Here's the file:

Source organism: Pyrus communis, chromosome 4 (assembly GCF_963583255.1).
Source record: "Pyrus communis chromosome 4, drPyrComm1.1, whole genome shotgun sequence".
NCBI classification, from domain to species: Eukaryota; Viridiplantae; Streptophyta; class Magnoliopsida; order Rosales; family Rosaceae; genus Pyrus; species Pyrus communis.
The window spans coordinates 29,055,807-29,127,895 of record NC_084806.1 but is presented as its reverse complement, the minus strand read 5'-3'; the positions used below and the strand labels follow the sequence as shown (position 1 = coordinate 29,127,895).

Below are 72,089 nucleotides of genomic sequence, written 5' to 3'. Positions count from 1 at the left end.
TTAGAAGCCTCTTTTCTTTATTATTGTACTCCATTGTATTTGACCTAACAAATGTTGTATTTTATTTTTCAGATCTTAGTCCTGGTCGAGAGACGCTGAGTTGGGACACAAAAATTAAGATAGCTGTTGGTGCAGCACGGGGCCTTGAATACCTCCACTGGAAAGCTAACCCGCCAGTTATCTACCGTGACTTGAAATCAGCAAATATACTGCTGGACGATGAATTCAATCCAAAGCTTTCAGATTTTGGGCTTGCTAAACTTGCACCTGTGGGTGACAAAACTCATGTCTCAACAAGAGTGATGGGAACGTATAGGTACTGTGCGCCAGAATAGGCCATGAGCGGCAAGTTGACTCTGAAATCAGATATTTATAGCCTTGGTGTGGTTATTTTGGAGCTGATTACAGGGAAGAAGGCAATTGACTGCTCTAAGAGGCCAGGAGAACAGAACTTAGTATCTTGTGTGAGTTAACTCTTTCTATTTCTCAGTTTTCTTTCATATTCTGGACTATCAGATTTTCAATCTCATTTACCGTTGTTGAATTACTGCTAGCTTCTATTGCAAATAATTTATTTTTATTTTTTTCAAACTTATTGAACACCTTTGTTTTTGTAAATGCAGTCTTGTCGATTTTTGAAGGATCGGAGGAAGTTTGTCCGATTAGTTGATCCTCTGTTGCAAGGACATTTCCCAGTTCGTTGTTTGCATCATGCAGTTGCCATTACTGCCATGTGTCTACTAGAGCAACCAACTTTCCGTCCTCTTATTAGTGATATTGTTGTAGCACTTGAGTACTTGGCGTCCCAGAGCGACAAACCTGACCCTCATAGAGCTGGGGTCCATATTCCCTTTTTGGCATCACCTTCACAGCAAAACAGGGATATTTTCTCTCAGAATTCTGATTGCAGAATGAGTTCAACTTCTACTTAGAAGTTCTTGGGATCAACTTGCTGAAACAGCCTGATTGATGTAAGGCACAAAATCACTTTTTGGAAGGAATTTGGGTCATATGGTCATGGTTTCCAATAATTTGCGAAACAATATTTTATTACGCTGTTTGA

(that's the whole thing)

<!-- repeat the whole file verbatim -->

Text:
Source organism: Pyrus communis, chromosome 4 (assembly GCF_963583255.1).
Source record: "Pyrus communis chromosome 4, drPyrComm1.1, whole genome shotgun sequence".
NCBI classification, from domain to species: Eukaryota; Viridiplantae; Streptophyta; class Magnoliopsida; order Rosales; family Rosaceae; genus Pyrus; species Pyrus communis.
The window spans coordinates 29,055,807-29,127,895 of record NC_084806.1 but is presented as its reverse complement, the minus strand read 5'-3'; the positions used below and the strand labels follow the sequence as shown (position 1 = coordinate 29,127,895).

Below are 72,089 nucleotides of genomic sequence, written 5' to 3'. Positions count from 1 at the left end.
TTAGAAGCCTCTTTTCTTTATTATTGTACTCCATTGTATTTGACCTAACAAATGTTGTATTTTATTTTTCAGATCTTAGTCCTGGTCGAGAGACGCTGAGTTGGGACACAAAAATTAAGATAGCTGTTGGTGCAGCACGGGGCCTTGAATACCTCCACTGGAAAGCTAACCCGCCAGTTATCTACCGTGACTTGAAATCAGCAAATATACTGCTGGACGATGAATTCAATCCAAAGCTTTCAGATTTTGGGCTTGCTAAACTTGCACCTGTGGGTGACAAAACTCATGTCTCAACAAGAGTGATGGGAACGTATAGGTACTGTGCGCCAGAATAGGCCATGAGCGGCAAGTTGACTCTGAAATCAGATATTTATAGCCTTGGTGTGGTTATTTTGGAGCTGATTACAGGGAAGAAGGCAATTGACTGCTCTAAGAGGCCAGGAGAACAGAACTTAGTATCTTGTGTGAGTTAACTCTTTCTATTTCTCAGTTTTCTTTCATATTCTGGACTATCAGATTTTCAATCTCATTTACCGTTGTTGAATTACTGCTAGCTTCTATTGCAAATAATTTATTTTTATTTTTTTCAAACTTATTGAACACCTTTGTTTTTGTAAATGCAGTCTTGTCGATTTTTGAAGGATCGGAGGAAGTTTGTCCGATTAGTTGATCCTCTGTTGCAAGGACATTTCCCAGTTCGTTGTTTGCATCATGCAGTTGCCATTACTGCCATGTGTCTACTAGAGCAACCAACTTTCCGTCCTCTTATTAGTGATATTGTTGTAGCACTTGAGTACTTGGCGTCCCAGAGCGACAAACCTGACCCTCATAGAGCTGGGGTCCATATTCCCTTTTTGGCATCACCTTCACAGCAAAACAGGGATATTTTCTCTCAGAATTCTGATTGCAGAATGAGTTCAACTTCTACTTAGAAGTTCTTGGGATCAACTTGCTGAAACAGCCTGATTGATGTAAGGCACAAAATCACTTTTTGGAAGGAATTTGGGTCATATGGTCATGGTTTCCAATAATTTGCGAAACAATATTTTATTACGCTGTTTGA